Shell Side Heat Transfer Coefficients

Shell side heat transfer coefficients cannot be obtained from Seider- Tate, etc., since the flow
patterns and many other factors don't match. For this class, you should use the Donohue
correlations (MSH6 eq. 15.3- 6). This requires calculation of several values -- notably Gb, the
mass velocity of the shell side fluid if it was all moving parallel to the tubes, and Gc, the mass
velocity if all the fluid was moving across the tubes.

To get these, you will need several other numbers:

Ds, the shell inside diameter

fB, the fraction of the shell cross-section that makes up the baffle window

Nbt, the number of tubes in the baffle window (usually approximated by fb*Ntubes)

PB, the baffle pitch (spacing)

pt, the tube pitch

do, the tube outside diameter

With these, the required mass velocities become

which then are used to find the shell side coefficent:

with properties based on the shell side bulk temperature. Remember that the flow is outside the
tubes, so the wall temperature correction is based on the outside wall temperature.

Shell Side Pressure Drop

The shell side flow path is considerably more complex than for a tube, so the calculation of shell
side pressure drop is significantly more complicated as well. For our purposes, we will use a
correlation presented by Kern. It is somewhat dated, but has the advantage of mirroring the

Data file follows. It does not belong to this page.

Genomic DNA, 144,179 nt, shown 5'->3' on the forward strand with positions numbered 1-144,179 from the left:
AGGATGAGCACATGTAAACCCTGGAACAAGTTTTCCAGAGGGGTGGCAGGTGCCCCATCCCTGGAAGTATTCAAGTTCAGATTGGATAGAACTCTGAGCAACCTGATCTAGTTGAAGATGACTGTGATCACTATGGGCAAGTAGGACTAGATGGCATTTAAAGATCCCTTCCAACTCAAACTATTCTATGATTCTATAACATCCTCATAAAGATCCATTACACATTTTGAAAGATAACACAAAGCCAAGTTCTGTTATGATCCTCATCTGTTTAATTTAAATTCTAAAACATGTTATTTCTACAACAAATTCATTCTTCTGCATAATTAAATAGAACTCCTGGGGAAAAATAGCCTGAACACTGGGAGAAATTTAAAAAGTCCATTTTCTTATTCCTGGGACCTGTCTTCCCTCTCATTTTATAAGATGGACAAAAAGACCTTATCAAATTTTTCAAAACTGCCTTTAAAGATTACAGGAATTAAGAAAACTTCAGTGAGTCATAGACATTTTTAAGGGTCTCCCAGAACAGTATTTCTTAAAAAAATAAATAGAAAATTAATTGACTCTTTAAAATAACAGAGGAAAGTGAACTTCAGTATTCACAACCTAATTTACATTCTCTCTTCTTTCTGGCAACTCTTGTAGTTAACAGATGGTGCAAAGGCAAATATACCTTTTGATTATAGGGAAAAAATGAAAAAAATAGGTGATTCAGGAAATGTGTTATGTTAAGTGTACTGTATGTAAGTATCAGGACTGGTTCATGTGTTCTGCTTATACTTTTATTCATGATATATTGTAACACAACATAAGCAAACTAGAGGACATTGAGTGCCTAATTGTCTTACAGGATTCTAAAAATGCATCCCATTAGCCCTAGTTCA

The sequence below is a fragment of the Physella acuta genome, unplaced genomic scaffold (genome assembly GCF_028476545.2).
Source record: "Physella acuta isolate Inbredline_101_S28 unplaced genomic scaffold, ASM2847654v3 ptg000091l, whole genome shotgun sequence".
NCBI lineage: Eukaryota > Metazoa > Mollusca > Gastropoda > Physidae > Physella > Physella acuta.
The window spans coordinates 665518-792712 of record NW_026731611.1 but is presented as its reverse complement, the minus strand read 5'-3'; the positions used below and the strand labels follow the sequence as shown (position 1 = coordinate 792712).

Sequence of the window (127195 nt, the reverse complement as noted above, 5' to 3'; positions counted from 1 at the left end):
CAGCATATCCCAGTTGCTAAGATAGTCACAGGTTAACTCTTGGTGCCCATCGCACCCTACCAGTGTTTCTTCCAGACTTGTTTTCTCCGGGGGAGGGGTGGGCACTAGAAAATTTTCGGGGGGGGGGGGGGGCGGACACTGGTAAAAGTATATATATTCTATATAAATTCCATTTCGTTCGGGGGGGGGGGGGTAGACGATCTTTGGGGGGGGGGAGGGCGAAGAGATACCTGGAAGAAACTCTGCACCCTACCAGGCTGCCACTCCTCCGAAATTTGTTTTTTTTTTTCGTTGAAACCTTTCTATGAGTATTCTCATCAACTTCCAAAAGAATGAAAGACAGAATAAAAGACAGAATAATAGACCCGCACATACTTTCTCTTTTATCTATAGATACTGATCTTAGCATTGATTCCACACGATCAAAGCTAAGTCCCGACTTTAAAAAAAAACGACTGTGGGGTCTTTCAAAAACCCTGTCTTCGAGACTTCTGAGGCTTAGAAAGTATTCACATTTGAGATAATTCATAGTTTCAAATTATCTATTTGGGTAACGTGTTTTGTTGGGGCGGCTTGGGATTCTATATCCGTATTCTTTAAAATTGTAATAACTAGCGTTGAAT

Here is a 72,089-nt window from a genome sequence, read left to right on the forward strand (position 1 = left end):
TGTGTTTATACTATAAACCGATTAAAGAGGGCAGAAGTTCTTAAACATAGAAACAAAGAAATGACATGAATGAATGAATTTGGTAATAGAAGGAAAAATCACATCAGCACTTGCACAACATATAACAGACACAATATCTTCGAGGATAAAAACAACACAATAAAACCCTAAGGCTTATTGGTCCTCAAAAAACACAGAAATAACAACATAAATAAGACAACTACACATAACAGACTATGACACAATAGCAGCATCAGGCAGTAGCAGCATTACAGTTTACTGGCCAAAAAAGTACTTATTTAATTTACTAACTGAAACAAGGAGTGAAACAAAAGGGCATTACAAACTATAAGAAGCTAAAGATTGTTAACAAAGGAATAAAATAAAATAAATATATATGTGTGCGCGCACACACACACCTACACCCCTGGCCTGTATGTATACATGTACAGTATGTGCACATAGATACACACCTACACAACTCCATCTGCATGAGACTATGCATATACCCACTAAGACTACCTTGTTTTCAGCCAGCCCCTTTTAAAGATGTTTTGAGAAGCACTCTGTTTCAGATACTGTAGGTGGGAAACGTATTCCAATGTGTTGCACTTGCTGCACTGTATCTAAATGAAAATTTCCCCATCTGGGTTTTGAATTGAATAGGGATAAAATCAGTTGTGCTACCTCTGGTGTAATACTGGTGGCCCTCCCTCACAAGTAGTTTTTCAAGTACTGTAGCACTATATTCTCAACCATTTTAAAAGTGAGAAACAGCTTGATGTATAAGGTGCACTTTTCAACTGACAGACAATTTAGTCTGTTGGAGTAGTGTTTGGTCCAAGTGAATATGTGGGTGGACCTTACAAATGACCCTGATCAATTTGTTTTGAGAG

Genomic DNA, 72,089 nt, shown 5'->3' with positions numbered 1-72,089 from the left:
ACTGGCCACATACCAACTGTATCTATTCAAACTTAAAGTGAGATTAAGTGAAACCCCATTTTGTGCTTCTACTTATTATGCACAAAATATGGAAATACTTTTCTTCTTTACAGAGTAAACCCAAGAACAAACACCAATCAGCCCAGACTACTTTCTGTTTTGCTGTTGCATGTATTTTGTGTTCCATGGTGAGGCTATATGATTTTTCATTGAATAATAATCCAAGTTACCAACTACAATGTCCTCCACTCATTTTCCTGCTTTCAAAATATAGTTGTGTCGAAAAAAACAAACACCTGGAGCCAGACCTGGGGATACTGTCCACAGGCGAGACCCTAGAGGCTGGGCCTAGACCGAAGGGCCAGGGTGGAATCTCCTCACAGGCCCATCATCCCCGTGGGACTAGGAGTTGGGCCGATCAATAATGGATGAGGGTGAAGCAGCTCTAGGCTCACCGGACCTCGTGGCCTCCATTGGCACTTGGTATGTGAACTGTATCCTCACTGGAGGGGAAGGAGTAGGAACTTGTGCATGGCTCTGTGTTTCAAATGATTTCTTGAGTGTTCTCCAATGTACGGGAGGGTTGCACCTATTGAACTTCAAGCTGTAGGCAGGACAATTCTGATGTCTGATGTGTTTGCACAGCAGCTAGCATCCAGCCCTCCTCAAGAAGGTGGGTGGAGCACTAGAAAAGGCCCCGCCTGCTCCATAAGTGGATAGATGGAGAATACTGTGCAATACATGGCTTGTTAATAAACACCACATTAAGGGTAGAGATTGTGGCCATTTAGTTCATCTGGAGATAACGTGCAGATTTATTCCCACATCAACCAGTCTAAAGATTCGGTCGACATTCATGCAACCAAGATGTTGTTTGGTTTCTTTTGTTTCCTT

tubeside calculation.

Begin by determining a shell side equivalent diameter, Deq. This will depend on the tube layout,
since the arrangement effects both the flow area and perimeter
(You may recognize the 0.86 in the triangular layout expression as the sine of a 60 degree angle.)

This shellside equivalent diameter is combined with the crossflow mass velocity to obtain a
Reynolds number

which can be taken to an appropriate chart (such as p. 839 of Kern) and used to get a friction
factor. Note that the chart provides a dimensional friction factor (unlike the dimensionless values
used for pipe flow).

To transform the friction factor to a pressure drop, we need a count of how many times the fluid
crosses the tube bundle. It crosses between the baffles, so the "crosses" will be one more than the
number of baffles, NB. If the number of baffles isn't already known, it can be determined using
the baffle spacing:

The pressure drop is then determined using the equivalent diameter, crossflow velocity, friction
factor, number of crosses, and fluid properties:


1. Brodkey, R.S. and H.C. Hershey, Transport Phenomena: A Unified Approach, McGraw-
Hill, 1988, pp. 539-43.

2. Kern, D.Q., Process Heat Transfer, McGraw-Hill, 1950, pp. 136-39, 147-48.

3. Levenspiel, O., Engineering Flow and Heat Exchange, Revised Edition, Plenum Press,
1998, pp. 257-65.
4. McCabe, W.L., J.C. Smith, and P. Harriott, Unit Operations of Chemical Engineering
(5th Edition), McGraw-Hill, 1993, pp. 359-62, 428-39.

5. McCabe, W.L., J.C. Smith, and P. Harriott, Unit Operations of Chemical Engineering
(6th Edition), McGraw-Hill, 2001, pp. 362-65.

6. Mehra, D.K., "Shell-and-Tube Heat Exchangers", Chemical Engineering, July 25, 1983,
pp. 47-56.

7. Standards of Tubular Exchangers Manufacturer's Association, 6th Edition, 1978, pp. 24,
26, 144, 146.

R.M. Price
Original: 12/9/99
Modified: 12/15/99, 12/29/99, 1/28/2002, 2/17/2003

Copyright 1999, 2002, 2003 by R.M. Price -- All Rights Reserved